Following close behind were the men’s four of Callum Sullivan, Matthew Rowe, Henry Blois-Brooke and Iwan Hadfiled. Sullivan, who had been selected in the men’s eight, was a late addition to the crew after Dan Graham, who had raced in the heats, woke up feeling unwell on Saturday morning. Racing in lane four, the British crew had a battle on their hands with the Irish who led at the first timing point. In yet another tightly contested category, the British crew challenged the Irish boat all the way down the course. They ended up having to settle for second, that was good enough to see them through to the A-Finals.

Lauren Henry also joined in on the fun in her single scull. The Swiss and French scullers had clear water over the rest of the pack heading into the second quarter of the race, with Henry battling it out with her Dutch rival for third spot. She was able to row through the Dutch sculler and was hunting down the top two. In the final stages of the race the GB sculler made a charge for the finish line and claimed second spot.

The men’s pair of Calvin Tarczy and Douwe De Graaf raced in the first A-Final on Saturday and they didn’t disappoint. The pair secured the first gold for Britain at the Championships. Having nudged their bow ball in front of the Turkey crew at the 600m mark, the former St Paul’s students kept their lead at the 1000 metre mark and crossed the finish line in first place.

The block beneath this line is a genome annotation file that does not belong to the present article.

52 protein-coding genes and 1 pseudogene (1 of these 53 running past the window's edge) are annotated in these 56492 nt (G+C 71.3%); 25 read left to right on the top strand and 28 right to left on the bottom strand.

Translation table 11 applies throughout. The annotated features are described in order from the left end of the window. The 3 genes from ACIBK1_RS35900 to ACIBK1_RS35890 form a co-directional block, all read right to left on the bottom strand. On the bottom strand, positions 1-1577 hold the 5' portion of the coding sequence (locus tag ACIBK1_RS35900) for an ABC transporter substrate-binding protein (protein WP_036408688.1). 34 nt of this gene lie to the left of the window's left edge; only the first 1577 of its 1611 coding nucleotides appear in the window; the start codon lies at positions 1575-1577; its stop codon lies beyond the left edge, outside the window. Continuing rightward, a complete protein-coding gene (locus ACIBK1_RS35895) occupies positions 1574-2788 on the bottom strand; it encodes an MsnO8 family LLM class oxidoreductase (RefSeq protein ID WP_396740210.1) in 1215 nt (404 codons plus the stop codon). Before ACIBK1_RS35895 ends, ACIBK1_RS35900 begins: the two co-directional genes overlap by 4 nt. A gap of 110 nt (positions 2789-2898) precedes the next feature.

The final day of racing in Racice was full of entertainment. Yet more good weather meant beautiful flat and calm water, with only the occasional flutter of a head win which meant perfect racing conditions.

The women’s four raced in the first A-Final of the day. Amelia Standing, Holly Dunford, Lettice Cabot and Daisy Bellamy represented the British contingent. It was a quick start for all crews, but the British boat racing in lane two just led in the first quarter of the race. Along with the crew from the US, they were able to open up a half length lead over the rest of the pack. The British crew crossed the first timing point just one second ahead of the US, with Chile in third place. They were able to maintain that lead, with the US crew narrowly closing the gap in the final stages. The British crew did enough to hold off the US charge and claimed the second gold for the GB team. Holly Dunford was also able to claim bragging rights over her University of Washington teammate, Tea Cohen, who was racing in the two seat for the US. The collegiates rowed together and took bronze in the women’s 8 at this year’s NCAA championships.

Up next was the men’s four of Callum Sullivan, Matthew Rowe, Henry Blois-Brooke and Iwan Hadfield. Great Britain, Ireland and Canada were all setting a similar pace in the first quarter. The Irish crew just edged out in the lead at the 500 metre mark, with Canada behind and then Britain in lane two. The top crews began to battle it out and were able to put clean water between themselves and the British crew into the third quarter. Russia mounted a challenge in the final stages of the race, but Britain were able to fight off the challenge to finish in third and claim a bronze medal.